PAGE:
As a nine year old, Cristine Gavasheli started training and fighting in jiu jitsu and mixed martial arts.
The combat sports quickly developed Gavasheli into an elite freestyle fighter with strong hips. There is even a YouTube video from around this time of Gavasheli submitting a boy opponent.
“She choked him out from behind,” said Melissa Gardner, Gavasheli’s girls’ wrestling coach at Raritan High School.
This versatile fighting background made Gavasheli a natural fit for girls’ wrestling.
The Hazlet native entered Raritan High School this past fall. Around the same time, the NJSIAA, the governing body for high school sports in New Jersey, sanctioned girls’ wrestling as an official sport for the 2018-19 scholastic winter season.
Months later, on March 2, 2019 in Atlantic City, Gavasheli won the state tournament championship in the 118-pound girls’ bracket. After earning a first-round bye at Boardwalk Hall, Gavasheli pinned her semifinal and championship opponents in 1:52 and 2:31, respectively.
At the end of the sport’s inaugural campaign in the Garden State, the freshman became one of just 10 female state champions. She made history.
“It felt really good,” Gavasheli said.
“Cristine is so good at not panicking,” Gardner said. “She just goes out and does her job.”
On the wrestling mat, Gavasheli has a penchant for “heart attack moments,” as Gardner calls them. The freshman is so freewheeling and aggressive that she often gets taken down.
“And you really don’t think she can get out,” Gardner said. “But then she does it really fast.”
In the state championship bout at Boardwalk Hall, Gavasheli’s opponent, Notre Dame High School’s Angelina Romero, was literally sitting on her. Gavasheli looked finished.
But she thrusted out her long legs and wrapped them around Romero’s legs. Then she sprung off the ground and used her hips to dig Romero into the mat.
In a matter of seconds, Gavasheli reversed her position from sitting to mounting. She earned the pin, and probably another YouTube highlight, moments later.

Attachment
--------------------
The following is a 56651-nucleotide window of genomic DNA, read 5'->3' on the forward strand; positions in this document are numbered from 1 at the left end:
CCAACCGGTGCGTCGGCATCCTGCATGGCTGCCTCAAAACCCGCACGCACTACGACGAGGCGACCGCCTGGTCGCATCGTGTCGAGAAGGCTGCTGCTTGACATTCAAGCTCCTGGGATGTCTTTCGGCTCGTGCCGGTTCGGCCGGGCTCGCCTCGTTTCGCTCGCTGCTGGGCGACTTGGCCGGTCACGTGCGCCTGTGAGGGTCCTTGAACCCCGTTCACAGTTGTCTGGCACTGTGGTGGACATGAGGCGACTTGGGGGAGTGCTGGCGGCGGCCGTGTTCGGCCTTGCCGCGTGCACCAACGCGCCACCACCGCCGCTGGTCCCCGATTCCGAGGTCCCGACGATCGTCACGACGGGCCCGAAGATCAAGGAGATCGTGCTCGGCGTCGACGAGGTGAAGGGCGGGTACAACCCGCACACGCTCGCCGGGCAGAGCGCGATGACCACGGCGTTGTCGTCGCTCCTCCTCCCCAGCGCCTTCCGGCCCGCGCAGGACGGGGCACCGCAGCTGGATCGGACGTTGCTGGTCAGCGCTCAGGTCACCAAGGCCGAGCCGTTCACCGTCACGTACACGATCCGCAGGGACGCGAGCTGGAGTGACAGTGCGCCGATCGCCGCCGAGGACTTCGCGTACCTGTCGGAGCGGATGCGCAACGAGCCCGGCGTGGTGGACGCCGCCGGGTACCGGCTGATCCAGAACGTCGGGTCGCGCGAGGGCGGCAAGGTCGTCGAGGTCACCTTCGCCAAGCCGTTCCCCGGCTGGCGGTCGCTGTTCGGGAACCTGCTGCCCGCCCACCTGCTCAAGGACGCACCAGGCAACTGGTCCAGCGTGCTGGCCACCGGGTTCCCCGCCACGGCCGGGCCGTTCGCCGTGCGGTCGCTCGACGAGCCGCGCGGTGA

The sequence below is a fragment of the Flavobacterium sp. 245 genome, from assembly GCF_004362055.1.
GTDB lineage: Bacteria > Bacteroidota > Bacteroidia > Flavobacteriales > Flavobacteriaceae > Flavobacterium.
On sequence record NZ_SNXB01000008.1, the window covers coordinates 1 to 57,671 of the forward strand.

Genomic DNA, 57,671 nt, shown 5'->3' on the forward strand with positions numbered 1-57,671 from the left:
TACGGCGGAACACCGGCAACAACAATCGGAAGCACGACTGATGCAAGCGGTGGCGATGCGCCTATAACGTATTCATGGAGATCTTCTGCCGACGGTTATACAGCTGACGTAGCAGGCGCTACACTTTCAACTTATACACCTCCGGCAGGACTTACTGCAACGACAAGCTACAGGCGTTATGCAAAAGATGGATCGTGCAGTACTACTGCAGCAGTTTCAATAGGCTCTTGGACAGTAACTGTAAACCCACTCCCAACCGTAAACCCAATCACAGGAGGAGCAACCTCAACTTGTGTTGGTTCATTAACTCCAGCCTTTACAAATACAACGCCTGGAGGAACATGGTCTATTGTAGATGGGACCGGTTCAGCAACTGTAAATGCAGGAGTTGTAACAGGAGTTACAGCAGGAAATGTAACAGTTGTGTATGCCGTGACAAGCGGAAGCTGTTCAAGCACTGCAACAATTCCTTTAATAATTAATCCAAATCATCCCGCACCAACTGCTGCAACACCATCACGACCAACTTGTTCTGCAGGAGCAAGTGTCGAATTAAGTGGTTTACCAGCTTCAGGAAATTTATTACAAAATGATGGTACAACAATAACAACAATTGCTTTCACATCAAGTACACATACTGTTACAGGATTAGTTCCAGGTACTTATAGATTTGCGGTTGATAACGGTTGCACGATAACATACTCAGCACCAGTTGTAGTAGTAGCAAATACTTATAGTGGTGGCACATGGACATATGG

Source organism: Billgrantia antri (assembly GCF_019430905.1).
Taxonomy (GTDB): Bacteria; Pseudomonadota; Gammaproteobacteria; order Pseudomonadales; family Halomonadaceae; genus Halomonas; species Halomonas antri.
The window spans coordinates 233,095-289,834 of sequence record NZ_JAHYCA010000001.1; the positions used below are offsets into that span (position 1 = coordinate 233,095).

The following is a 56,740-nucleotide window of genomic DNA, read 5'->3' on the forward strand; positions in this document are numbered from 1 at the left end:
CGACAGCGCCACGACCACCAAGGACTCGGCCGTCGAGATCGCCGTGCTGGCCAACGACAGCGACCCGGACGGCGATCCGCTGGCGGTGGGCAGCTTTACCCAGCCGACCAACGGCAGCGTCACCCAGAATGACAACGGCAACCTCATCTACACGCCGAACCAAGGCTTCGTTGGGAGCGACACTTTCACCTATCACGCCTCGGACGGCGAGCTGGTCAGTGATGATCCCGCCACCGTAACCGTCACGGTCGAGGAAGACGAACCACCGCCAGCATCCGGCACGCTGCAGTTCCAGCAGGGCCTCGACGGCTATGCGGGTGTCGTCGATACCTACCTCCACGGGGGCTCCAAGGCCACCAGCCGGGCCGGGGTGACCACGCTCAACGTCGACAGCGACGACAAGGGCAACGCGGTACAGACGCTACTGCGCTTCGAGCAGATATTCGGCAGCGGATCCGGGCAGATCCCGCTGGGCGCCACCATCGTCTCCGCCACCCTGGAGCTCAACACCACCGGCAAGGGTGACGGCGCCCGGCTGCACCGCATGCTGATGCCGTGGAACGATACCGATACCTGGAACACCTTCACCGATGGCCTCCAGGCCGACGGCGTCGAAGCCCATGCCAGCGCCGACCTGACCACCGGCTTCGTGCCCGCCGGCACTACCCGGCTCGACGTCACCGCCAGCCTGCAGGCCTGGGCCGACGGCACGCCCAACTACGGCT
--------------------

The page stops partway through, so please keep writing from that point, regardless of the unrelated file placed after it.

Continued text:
“People like watching her because it’s not boring,” Gardner said. “It’s constant movement, which is entertaining.”
Gavasheli never lost her cool when she was pinned to the mat. After so many jiu jitsu, mixed martial arts and wrestling reps, she knows how to manipulate body mechanics to move weight. The freshman can maintain a defensive position and reverse it quickly.
When she’s on her feet, Gavasheli goes for vulnerable body parts. She knows where contact will lead to takedowns.
Once she pins an opponent, Gavasheli applies pressure to the right areas. She understands how to keep a rival from breaking out of a hold.
“I have my own technique, so I don’t follow wrestling moves,” Gavasheli said. “Some of these girls don’t know as much jiu jitsu, and I can do moves they don’t know about.”
“This all takes years to develop. Your body has to learn it more than your brain does,” Gardner said. “There are hundreds of variations on positions.”
“And those other sports focus on it more than wrestling,” Gardner added.
With such a developed game, Gavasheli plans on continuing to wrestle throughout high school. Her family is supportive of this path.
Her stepfather, Eric Lachow, may even want Gavasheli to enter major national tournaments at some point, including the premier amateur event in USA wrestling: The U.S. Marine Corps Junior National Championship at the FargoDome in Fargo, N.D.
“Boys get recruited from that a lot of times,” Gardner said. “It’s the highest level of competition.”
“We knew she’d be good at this, but we were surprised she was as dominant as she was,” Lachow said. “Now we want her to compete against the best and see how she stacks up.”